In order to provide a better defined workflow and mission for research data services, in July 2014, the Rutgers University Librarian organized a Task Force to investigate the evaluation process for technical, legal, and confidential issues involved in research data acceptance, and to establish an administrative and evaluation framework for the deposit of research data. After a review of 35 repositories using 34 criteria, the Task Force drafted a plan for research data acceptance which proposes wide-spread acceptance of mediated data projects, and prepares for future self-deposit in an online interface. This paper will discuss the issues addressed by the Task Force; acknowledging ownership of data through an institutional data policy, preventing exposure of confidential or sensitive data, establishing a reconfigured data team, requirements for storage capacity and funding, creating a workflow which includes collaboration with research offices, and offering guidance for both researchers and librarians working with research data.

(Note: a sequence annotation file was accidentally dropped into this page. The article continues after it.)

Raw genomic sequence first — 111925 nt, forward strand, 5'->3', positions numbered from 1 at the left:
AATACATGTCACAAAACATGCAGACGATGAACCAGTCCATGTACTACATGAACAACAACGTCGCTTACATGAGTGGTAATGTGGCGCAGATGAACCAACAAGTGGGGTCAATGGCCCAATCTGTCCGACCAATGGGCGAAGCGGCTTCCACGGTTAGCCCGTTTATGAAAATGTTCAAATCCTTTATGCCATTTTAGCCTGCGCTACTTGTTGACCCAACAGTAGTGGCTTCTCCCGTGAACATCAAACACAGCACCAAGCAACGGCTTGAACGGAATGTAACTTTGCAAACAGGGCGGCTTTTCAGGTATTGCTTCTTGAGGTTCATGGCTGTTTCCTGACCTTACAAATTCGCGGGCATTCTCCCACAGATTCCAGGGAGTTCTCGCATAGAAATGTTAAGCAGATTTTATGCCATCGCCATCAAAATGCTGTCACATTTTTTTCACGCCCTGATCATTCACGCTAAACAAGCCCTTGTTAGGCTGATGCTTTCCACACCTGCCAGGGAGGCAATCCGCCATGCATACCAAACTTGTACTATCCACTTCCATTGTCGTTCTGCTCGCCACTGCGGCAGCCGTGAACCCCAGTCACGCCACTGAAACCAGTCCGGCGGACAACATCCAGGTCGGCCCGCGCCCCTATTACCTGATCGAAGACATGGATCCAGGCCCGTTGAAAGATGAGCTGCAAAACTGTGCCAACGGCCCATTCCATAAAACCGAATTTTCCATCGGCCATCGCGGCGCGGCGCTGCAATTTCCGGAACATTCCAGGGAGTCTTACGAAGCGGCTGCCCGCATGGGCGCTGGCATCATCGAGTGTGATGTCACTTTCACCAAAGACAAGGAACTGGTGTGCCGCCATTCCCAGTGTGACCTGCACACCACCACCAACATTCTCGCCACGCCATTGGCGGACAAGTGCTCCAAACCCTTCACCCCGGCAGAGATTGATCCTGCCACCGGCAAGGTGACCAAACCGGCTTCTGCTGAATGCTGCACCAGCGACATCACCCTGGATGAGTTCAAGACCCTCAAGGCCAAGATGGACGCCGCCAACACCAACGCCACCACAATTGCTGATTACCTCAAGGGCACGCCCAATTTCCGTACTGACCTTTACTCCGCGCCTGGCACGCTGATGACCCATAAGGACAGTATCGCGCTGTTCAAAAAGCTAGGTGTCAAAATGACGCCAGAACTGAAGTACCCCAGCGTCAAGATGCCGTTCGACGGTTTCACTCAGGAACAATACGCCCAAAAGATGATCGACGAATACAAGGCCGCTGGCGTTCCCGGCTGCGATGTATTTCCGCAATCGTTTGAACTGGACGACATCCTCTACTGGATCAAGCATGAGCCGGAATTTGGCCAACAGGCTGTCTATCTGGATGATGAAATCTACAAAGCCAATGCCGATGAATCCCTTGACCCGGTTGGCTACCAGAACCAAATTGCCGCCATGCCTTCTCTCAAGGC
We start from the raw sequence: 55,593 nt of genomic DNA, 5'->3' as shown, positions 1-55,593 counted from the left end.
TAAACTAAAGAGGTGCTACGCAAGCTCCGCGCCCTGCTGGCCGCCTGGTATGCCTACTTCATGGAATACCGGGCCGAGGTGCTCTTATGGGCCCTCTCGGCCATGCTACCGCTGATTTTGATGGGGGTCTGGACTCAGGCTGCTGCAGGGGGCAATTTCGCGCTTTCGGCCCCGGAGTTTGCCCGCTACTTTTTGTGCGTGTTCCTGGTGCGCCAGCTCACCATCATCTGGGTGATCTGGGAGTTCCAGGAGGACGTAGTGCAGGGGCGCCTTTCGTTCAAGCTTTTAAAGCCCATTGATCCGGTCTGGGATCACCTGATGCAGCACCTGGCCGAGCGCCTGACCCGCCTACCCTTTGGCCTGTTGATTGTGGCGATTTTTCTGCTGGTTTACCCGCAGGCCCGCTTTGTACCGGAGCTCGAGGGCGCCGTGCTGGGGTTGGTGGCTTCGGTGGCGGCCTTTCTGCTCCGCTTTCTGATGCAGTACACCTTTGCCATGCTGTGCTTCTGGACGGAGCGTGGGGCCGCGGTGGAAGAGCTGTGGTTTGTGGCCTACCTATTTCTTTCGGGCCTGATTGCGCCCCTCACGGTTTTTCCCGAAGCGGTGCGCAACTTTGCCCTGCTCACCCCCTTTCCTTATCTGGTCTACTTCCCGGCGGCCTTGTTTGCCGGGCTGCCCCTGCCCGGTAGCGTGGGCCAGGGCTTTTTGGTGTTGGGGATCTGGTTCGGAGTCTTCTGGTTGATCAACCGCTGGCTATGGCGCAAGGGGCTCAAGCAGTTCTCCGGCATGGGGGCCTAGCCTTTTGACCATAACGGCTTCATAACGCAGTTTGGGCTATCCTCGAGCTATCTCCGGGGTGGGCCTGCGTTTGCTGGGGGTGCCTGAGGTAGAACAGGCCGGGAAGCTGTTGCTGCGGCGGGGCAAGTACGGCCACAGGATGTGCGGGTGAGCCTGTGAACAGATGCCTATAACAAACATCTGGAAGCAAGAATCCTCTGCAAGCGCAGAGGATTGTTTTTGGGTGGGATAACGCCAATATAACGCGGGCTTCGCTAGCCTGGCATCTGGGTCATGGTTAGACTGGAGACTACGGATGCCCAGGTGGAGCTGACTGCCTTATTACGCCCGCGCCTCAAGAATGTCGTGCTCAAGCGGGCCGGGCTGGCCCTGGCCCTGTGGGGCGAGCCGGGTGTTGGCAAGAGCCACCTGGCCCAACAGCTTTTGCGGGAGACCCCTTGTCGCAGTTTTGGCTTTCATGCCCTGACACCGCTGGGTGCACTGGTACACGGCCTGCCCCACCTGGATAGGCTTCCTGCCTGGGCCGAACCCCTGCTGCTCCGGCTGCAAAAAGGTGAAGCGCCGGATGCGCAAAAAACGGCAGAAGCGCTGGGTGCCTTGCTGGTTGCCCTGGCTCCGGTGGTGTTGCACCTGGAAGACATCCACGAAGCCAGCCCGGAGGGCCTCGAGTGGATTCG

Researchers at the UMass Medical School Systems and Psychosocial Advances Research Center (SPARC) worked with peer and state mental health stakeholders to develop a mixed-methods survey to assess individuals’ personal, health, and life outcomes in relation to Recovery Learning Community participation.
Investigating the Effects of Mutant FUS on Stress Response in Amyotrophic Lateral Sclerosis: A Thesis
During stress, eukaryotes regulate protein synthesis in part through formation of cytoplasmic, non-membrane-bound complexes called stress granules (SGs). SGs transiently store signaling proteins and stalled translational complexes in response to stress stimuli (e.g. oxidative insult, DNA damage, temperature shifts and ER dysfunction). The functional outcome of SGs is proper translational regulation and signaling, allowing cells to overcome stress.
The fatal motor neuron disease Amyotrophic Lateral Sclerosis (ALS) develops in an age-related manner and is marked by progressive neuronal death, with cytoplasmic protein aggregation, excitotoxicity and increased oxidative stress as major hallmarks. Fused in Sarcoma/Translocated in Liposarcoma (FUS) is an RNA-binding protein mutated in ALS with roles in RNA and DNA processing. Most ALS-associated FUS mutations cause FUS to aberrantly localize in the cytoplasm due to a disruption in the nuclear localization sequence. Intriguingly, pathological inclusions in human FUSALS cases contain aggregated FUS as well as several SG-associated proteins. Further, cytoplasmic mutant FUS incorporates into SGs, which increases SG volume and number, delays SG assembly, accelerates SG disassembly, and alters SG dynamics.